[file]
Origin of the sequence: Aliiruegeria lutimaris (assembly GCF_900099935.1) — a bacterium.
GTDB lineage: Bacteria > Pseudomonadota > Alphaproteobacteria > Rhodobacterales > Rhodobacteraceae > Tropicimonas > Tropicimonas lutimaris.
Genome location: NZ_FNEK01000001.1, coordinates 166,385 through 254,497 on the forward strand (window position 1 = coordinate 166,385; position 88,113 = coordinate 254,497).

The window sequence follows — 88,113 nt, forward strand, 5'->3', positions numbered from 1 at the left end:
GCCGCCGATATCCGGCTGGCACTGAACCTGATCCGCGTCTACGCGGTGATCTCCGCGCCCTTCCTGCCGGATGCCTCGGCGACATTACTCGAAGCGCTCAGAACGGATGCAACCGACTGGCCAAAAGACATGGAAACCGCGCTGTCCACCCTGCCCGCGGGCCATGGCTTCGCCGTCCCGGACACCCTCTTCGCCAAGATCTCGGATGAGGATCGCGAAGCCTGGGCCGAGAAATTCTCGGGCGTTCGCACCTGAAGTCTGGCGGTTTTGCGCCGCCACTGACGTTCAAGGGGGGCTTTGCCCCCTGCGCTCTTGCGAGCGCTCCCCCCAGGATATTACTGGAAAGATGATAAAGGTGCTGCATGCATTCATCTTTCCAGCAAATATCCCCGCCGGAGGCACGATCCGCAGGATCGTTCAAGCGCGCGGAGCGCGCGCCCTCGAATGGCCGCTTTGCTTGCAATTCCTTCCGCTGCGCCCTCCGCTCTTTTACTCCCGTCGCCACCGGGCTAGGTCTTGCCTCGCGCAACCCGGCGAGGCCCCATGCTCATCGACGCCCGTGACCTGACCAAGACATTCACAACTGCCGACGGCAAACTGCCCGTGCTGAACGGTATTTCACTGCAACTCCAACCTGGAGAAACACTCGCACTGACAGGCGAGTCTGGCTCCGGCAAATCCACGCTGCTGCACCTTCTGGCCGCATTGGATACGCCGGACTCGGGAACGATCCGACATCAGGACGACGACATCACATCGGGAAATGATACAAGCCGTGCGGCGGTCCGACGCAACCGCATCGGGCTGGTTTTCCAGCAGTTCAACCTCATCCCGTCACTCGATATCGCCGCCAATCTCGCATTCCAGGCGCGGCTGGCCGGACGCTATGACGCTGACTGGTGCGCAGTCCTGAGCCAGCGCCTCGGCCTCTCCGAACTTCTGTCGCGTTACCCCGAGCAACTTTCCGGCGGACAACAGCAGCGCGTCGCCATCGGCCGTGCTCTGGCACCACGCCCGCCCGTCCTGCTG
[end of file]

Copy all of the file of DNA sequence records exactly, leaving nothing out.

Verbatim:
Origin of the sequence: Aliiruegeria lutimaris (assembly GCF_900099935.1) — a bacterium.
GTDB lineage: Bacteria > Pseudomonadota > Alphaproteobacteria > Rhodobacterales > Rhodobacteraceae > Tropicimonas > Tropicimonas lutimaris.
Genome location: NZ_FNEK01000001.1, coordinates 166,385 through 254,497 on the forward strand (window position 1 = coordinate 166,385; position 88,113 = coordinate 254,497).

The window sequence follows — 88,113 nt, forward strand, 5'->3', positions numbered from 1 at the left end:
GCCGCCGATATCCGGCTGGCACTGAACCTGATCCGCGTCTACGCGGTGATCTCCGCGCCCTTCCTGCCGGATGCCTCGGCGACATTACTCGAAGCGCTCAGAACGGATGCAACCGACTGGCCAAAAGACATGGAAACCGCGCTGTCCACCCTGCCCGCGGGCCATGGCTTCGCCGTCCCGGACACCCTCTTCGCCAAGATCTCGGATGAGGATCGCGAAGCCTGGGCCGAGAAATTCTCGGGCGTTCGCACCTGAAGTCTGGCGGTTTTGCGCCGCCACTGACGTTCAAGGGGGGCTTTGCCCCCTGCGCTCTTGCGAGCGCTCCCCCCAGGATATTACTGGAAAGATGATAAAGGTGCTGCATGCATTCATCTTTCCAGCAAATATCCCCGCCGGAGGCACGATCCGCAGGATCGTTCAAGCGCGCGGAGCGCGCGCCCTCGAATGGCCGCTTTGCTTGCAATTCCTTCCGCTGCGCCCTCCGCTCTTTTACTCCCGTCGCCACCGGGCTAGGTCTTGCCTCGCGCAACCCGGCGAGGCCCCATGCTCATCGACGCCCGTGACCTGACCAAGACATTCACAACTGCCGACGGCAAACTGCCCGTGCTGAACGGTATTTCACTGCAACTCCAACCTGGAGAAACACTCGCACTGACAGGCGAGTCTGGCTCCGGCAAATCCACGCTGCTGCACCTTCTGGCCGCATTGGATACGCCGGACTCGGGAACGATCCGACATCAGGACGACGACATCACATCGGGAAATGATACAAGCCGTGCGGCGGTCCGACGCAACCGCATCGGGCTGGTTTTCCAGCAGTTCAACCTCATCCCGTCACTCGATATCGCCGCCAATCTCGCATTCCAGGCGCGGCTGGCCGGACGCTATGACGCTGACTGGTGCGCAGTCCTGAGCCAGCGCCTCGGCCTCTCCGAACTTCTGTCGCGTTACCCCGAGCAACTTTCCGGCGGACAACAGCAGCGCGTCGCCATCGGCCGTGCTCTGGCACCACGCCCGCCCGTCCTGCTG